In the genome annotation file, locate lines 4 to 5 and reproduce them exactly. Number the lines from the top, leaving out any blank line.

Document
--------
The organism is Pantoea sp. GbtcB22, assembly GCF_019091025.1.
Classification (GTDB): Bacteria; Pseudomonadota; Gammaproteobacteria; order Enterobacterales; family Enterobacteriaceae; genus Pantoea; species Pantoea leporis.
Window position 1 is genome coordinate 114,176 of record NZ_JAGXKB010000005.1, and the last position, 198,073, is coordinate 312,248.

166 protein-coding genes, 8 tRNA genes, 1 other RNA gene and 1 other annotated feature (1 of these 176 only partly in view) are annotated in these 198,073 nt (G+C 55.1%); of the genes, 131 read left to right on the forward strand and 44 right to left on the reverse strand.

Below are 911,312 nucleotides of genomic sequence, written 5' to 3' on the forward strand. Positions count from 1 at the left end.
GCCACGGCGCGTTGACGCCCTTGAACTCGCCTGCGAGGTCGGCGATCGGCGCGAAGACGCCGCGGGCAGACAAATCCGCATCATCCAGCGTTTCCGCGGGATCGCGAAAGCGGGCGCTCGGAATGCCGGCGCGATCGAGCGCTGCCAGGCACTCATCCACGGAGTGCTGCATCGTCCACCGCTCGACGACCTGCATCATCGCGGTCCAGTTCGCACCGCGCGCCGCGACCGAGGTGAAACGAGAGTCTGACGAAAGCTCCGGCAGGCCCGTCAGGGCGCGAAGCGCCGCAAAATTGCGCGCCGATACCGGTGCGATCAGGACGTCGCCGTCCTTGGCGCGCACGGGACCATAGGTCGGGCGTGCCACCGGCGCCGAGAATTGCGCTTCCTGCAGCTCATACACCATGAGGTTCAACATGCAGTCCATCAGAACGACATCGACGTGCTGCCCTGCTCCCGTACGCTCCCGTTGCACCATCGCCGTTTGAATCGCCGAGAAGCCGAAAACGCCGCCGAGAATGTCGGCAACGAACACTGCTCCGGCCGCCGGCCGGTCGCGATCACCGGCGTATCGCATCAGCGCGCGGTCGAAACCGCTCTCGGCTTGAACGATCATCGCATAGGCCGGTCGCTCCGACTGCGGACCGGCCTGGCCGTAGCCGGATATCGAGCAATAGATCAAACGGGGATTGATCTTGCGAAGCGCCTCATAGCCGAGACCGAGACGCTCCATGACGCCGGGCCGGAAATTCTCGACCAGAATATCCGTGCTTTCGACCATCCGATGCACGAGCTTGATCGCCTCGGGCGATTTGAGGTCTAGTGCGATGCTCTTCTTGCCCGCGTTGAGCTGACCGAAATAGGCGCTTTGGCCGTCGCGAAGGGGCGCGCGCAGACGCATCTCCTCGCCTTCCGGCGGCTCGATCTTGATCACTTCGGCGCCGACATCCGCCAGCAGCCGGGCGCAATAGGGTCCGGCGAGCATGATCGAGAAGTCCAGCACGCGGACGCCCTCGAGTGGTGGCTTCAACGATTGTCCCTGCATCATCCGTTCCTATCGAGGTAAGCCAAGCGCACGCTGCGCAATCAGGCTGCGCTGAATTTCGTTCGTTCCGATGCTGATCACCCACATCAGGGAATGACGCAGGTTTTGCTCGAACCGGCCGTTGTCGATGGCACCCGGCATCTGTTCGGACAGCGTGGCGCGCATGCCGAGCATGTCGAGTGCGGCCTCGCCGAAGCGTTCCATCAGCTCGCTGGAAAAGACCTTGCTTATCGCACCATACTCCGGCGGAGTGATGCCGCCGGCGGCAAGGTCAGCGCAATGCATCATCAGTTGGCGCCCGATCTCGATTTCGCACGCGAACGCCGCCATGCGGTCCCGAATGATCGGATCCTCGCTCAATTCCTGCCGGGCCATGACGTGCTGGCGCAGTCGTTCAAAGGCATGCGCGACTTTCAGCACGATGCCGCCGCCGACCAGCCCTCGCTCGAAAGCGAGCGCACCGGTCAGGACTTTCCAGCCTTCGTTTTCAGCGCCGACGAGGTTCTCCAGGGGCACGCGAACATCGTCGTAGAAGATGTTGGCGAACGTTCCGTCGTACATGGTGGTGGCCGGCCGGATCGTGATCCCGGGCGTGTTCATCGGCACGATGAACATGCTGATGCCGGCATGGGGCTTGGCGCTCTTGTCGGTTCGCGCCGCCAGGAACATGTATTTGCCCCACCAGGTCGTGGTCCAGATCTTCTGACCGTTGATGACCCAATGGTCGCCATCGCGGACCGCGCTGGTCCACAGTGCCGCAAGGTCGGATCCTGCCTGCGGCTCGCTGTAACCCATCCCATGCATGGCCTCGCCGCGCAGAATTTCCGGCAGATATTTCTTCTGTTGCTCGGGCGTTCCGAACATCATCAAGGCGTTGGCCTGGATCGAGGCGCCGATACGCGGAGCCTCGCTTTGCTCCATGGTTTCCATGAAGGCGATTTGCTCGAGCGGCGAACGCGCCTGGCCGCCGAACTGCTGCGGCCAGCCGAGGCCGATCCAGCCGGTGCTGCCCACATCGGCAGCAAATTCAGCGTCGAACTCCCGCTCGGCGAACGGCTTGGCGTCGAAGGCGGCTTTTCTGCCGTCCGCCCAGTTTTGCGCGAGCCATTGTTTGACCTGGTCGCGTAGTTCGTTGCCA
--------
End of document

166 protein-coding genes, 8 tRNA genes, 1 other RNA gene and 1 other annotated feature (1 of these 176 only partly in view) are annotated in these 198,073 nt (G+C 55.1%); of the genes, 131 read left to right on the forward strand and 44 right to left on the reverse strand.

Below are 911,312 nucleotides of genomic sequence, written 5' to 3' on the forward strand. Positions count from 1 at the left end.